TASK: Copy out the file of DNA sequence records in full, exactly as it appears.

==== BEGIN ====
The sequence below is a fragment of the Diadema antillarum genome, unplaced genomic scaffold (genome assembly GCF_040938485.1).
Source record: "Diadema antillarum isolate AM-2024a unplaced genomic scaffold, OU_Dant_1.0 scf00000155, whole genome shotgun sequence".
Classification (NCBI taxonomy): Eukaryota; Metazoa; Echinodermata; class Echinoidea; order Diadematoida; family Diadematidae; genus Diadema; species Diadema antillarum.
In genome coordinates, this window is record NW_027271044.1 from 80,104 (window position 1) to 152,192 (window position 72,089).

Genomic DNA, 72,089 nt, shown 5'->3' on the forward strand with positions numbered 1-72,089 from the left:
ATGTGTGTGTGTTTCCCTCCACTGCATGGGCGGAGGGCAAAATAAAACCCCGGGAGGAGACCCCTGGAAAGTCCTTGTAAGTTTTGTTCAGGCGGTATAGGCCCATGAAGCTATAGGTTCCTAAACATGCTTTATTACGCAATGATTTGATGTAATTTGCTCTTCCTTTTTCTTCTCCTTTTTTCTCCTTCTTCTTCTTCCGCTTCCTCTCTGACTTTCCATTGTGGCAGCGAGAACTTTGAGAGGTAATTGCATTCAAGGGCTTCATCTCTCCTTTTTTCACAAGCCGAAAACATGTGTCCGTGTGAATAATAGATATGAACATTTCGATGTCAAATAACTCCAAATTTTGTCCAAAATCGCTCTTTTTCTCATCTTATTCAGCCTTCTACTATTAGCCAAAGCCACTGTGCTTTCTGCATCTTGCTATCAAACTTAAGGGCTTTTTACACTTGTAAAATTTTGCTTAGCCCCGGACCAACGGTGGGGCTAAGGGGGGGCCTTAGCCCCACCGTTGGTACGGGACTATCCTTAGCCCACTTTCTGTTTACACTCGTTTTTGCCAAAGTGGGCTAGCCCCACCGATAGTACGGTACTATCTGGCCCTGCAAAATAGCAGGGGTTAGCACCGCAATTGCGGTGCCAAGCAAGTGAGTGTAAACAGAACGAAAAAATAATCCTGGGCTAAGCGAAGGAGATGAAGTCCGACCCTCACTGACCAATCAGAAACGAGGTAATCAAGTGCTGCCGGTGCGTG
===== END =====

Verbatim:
The sequence below is a fragment of the Diadema antillarum genome, unplaced genomic scaffold (genome assembly GCF_040938485.1).
Source record: "Diadema antillarum isolate AM-2024a unplaced genomic scaffold, OU_Dant_1.0 scf00000155, whole genome shotgun sequence".
Classification (NCBI taxonomy): Eukaryota; Metazoa; Echinodermata; class Echinoidea; order Diadematoida; family Diadematidae; genus Diadema; species Diadema antillarum.
In genome coordinates, this window is record NW_027271044.1 from 80,104 (window position 1) to 152,192 (window position 72,089).

Genomic DNA, 72,089 nt, shown 5'->3' on the forward strand with positions numbered 1-72,089 from the left:
ATGTGTGTGTGTTTCCCTCCACTGCATGGGCGGAGGGCAAAATAAAACCCCGGGAGGAGACCCCTGGAAAGTCCTTGTAAGTTTTGTTCAGGCGGTATAGGCCCATGAAGCTATAGGTTCCTAAACATGCTTTATTACGCAATGATTTGATGTAATTTGCTCTTCCTTTTTCTTCTCCTTTTTTCTCCTTCTTCTTCTTCCGCTTCCTCTCTGACTTTCCATTGTGGCAGCGAGAACTTTGAGAGGTAATTGCATTCAAGGGCTTCATCTCTCCTTTTTTCACAAGCCGAAAACATGTGTCCGTGTGAATAATAGATATGAACATTTCGATGTCAAATAACTCCAAATTTTGTCCAAAATCGCTCTTTTTCTCATCTTATTCAGCCTTCTACTATTAGCCAAAGCCACTGTGCTTTCTGCATCTTGCTATCAAACTTAAGGGCTTTTTACACTTGTAAAATTTTGCTTAGCCCCGGACCAACGGTGGGGCTAAGGGGGGGCCTTAGCCCCACCGTTGGTACGGGACTATCCTTAGCCCACTTTCTGTTTACACTCGTTTTTGCCAAAGTGGGCTAGCCCCACCGATAGTACGGTACTATCTGGCCCTGCAAAATAGCAGGGGTTAGCACCGCAATTGCGGTGCCAAGCAAGTGAGTGTAAACAGAACGAAAAAATAATCCTGGGCTAAGCGAAGGAGATGAAGTCCGACCCTCACTGACCAATCAGAAACGAGGTAATCAAGTGCTGCCGGTGCGTG